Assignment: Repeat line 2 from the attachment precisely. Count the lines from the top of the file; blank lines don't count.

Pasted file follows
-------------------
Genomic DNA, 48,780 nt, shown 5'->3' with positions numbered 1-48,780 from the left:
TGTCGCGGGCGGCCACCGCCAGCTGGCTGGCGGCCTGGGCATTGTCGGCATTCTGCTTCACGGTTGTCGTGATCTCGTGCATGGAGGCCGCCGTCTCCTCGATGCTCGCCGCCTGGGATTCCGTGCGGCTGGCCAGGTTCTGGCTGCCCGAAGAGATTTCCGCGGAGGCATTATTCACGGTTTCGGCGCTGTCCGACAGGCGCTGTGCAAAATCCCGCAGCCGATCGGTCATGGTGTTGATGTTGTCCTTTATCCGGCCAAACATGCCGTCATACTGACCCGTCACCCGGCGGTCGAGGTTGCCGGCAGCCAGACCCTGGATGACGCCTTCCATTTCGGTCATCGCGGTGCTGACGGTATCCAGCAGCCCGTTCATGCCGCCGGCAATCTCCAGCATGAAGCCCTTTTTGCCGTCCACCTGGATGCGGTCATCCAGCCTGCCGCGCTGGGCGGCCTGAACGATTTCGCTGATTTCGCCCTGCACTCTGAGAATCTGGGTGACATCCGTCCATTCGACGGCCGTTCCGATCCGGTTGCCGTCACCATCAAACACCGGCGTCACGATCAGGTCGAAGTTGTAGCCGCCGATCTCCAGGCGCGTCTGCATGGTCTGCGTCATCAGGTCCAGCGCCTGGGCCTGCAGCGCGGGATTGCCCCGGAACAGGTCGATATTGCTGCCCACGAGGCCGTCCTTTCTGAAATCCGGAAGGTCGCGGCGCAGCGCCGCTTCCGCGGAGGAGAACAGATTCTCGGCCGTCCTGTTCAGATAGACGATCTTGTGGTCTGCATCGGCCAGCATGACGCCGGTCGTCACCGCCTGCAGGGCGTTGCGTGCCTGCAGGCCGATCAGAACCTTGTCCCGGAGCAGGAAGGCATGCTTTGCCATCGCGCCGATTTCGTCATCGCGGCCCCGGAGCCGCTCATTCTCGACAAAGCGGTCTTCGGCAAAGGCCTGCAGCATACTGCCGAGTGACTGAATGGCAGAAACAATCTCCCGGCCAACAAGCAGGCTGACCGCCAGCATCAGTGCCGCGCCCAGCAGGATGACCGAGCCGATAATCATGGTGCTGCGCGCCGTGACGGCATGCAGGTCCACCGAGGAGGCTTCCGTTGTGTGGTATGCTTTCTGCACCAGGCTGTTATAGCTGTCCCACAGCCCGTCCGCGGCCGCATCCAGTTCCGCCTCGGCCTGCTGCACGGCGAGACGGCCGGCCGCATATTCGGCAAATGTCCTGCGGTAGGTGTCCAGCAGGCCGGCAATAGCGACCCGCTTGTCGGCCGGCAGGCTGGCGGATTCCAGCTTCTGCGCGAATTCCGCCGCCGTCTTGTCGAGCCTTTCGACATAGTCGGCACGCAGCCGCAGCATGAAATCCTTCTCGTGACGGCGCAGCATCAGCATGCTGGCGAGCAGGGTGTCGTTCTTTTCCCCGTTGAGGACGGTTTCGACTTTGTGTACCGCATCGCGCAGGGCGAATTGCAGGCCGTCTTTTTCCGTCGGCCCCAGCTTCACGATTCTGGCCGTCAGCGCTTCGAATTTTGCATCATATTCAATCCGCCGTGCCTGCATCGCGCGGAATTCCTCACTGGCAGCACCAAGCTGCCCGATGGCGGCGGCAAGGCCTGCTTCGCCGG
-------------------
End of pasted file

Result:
TGTCGCGGGCGGCCACCGCCAGCTGGCTGGCGGCCTGGGCATTGTCGGCATTCTGCTTCACGGTTGTCGTGATCTCGTGCATGGAGGCCGCCGTCTCCTCGATGCTCGCCGCCTGGGATTCCGTGCGGCTGGCCAGGTTCTGGCTGCCCGAAGAGATTTCCGCGGAGGCATTATTCACGGTTTCGGCGCTGTCCGACAGGCGCTGTGCAAAATCCCGCAGCCGATCGGTCATGGTGTTGATGTTGTCCTTTATCCGGCCAAACATGCCGTCATACTGACCCGTCACCCGGCGGTCGAGGTTGCCGGCAGCCAGACCCTGGATGACGCCTTCCATTTCGGTCATCGCGGTGCTGACGGTATCCAGCAGCCCGTTCATGCCGCCGGCAATCTCCAGCATGAAGCCCTTTTTGCCGTCCACCTGGATGCGGTCATCCAGCCTGCCGCGCTGGGCGGCCTGAACGATTTCGCTGATTTCGCCCTGCACTCTGAGAATCTGGGTGACATCCGTCCATTCGACGGCCGTTCCGATCCGGTTGCCGTCACCATCAAACACCGGCGTCACGATCAGGTCGAAGTTGTAGCCGCCGATCTCCAGGCGCGTCTGCATGGTCTGCGTCATCAGGTCCAGCGCCTGGGCCTGCAGCGCGGGATTGCCCCGGAACAGGTCGATATTGCTGCCCACGAGGCCGTCCTTTCTGAAATCCGGAAGGTCGCGGCGCAGCGCCGCTTCCGCGGAGGAGAACAGATTCTCGGCCGTCCTGTTCAGATAGACGATCTTGTGGTCTGCATCGGCCAGCATGACGCCGGTCGTCACCGCCTGCAGGGCGTTGCGTGCCTGCAGGCCGATCAGAACCTTGTCCCGGAGCAGGAAGGCATGCTTTGCCATCGCGCCGATTTCGTCATCGCGGCCCCGGAGCCGCTCATTCTCGACAAAGCGGTCTTCGGCAAAGGCCTGCAGCATACTGCCGAGTGACTGAATGGCAGAAACAATCTCCCGGCCAACAAGCAGGCTGACCGCCAGCATCAGTGCCGCGCCCAGCAGGATGACCGAGCCGATAATCATGGTGCTGCGCGCCGTGACGGCATGCAGGTCCACCGAGGAGGCTTCCGTTGTGTGGTATGCTTTCTGCACCAGGCTGTTATAGCTGTCCCACAGCCCGTCCGCGGCCGCATCCAGTTCCGCCTCGGCCTGCTGCACGGCGAGACGGCCGGCCGCATATTCGGCAAATGTCCTGCGGTAGGTGTCCAGCAGGCCGGCAATAGCGACCCGCTTGTCGGCCGGCAGGCTGGCGGATTCCAGCTTCTGCGCGAATTCCGCCGCCGTCTTGTCGAGCCTTTCGACATAGTCGGCACGCAGCCGCAGCATGAAATCCTTCTCGTGACGGCGCAGCATCAGCATGCTGGCGAGCAGGGTGTCGTTCTTTTCCCCGTTGAGGACGGTTTCGACTTTGTGTACCGCATCGCGCAGGGCGAATTGCAGGCCGTCTTTTTCCGTCGGCCCCAGCTTCACGATTCTGGCCGTCAGCGCTTCGAATTTTGCATCATATTCAATCCGCCGTGCCTGCATCGCGCGGAATTCCTCACTGGCAGCACCAAGCTGCCCGATGGCGGCGGCAAGGCCTGCTTCGCCGG